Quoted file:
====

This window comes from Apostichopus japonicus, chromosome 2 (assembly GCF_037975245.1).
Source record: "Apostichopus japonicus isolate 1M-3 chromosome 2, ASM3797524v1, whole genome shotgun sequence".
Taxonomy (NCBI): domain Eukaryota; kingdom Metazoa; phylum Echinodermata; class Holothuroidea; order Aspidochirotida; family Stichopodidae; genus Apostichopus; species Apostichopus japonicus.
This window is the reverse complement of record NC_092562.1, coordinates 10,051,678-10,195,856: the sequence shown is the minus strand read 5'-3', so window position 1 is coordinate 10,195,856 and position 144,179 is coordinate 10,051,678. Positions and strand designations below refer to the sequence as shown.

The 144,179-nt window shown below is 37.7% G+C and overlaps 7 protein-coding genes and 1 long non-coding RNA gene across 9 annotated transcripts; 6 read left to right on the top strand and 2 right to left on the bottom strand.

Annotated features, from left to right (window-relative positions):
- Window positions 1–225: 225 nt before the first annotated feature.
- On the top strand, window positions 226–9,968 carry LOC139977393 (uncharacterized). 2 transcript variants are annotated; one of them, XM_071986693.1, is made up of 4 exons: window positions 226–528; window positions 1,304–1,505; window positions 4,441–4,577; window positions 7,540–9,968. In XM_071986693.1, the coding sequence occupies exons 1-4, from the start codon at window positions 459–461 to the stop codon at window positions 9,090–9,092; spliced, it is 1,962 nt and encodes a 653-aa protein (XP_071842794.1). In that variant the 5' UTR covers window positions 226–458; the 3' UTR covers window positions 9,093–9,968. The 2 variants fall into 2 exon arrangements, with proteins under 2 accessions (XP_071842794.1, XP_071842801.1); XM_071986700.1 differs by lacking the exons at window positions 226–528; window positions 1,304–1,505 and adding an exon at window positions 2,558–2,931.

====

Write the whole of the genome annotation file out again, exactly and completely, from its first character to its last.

This window comes from Apostichopus japonicus, chromosome 2 (assembly GCF_037975245.1).
Source record: "Apostichopus japonicus isolate 1M-3 chromosome 2, ASM3797524v1, whole genome shotgun sequence".
Taxonomy (NCBI): domain Eukaryota; kingdom Metazoa; phylum Echinodermata; class Holothuroidea; order Aspidochirotida; family Stichopodidae; genus Apostichopus; species Apostichopus japonicus.
This window is the reverse complement of record NC_092562.1, coordinates 10,051,678-10,195,856: the sequence shown is the minus strand read 5'-3', so window position 1 is coordinate 10,195,856 and position 144,179 is coordinate 10,051,678. Positions and strand designations below refer to the sequence as shown.

The 144,179-nt window shown below is 37.7% G+C and overlaps 7 protein-coding genes and 1 long non-coding RNA gene across 9 annotated transcripts; 6 read left to right on the top strand and 2 right to left on the bottom strand.

Annotated features, from left to right (window-relative positions):
- Window positions 1–225: 225 nt before the first annotated feature.
- On the top strand, window positions 226–9,968 carry LOC139977393 (uncharacterized). 2 transcript variants are annotated; one of them, XM_071986693.1, is made up of 4 exons: window positions 226–528; window positions 1,304–1,505; window positions 4,441–4,577; window positions 7,540–9,968. In XM_071986693.1, the coding sequence occupies exons 1-4, from the start codon at window positions 459–461 to the stop codon at window positions 9,090–9,092; spliced, it is 1,962 nt and encodes a 653-aa protein (XP_071842794.1). In that variant the 5' UTR covers window positions 226–458; the 3' UTR covers window positions 9,093–9,968. The 2 variants fall into 2 exon arrangements, with proteins under 2 accessions (XP_071842794.1, XP_071842801.1); XM_071986700.1 differs by lacking the exons at window positions 226–528; window positions 1,304–1,505 and adding an exon at window positions 2,558–2,931.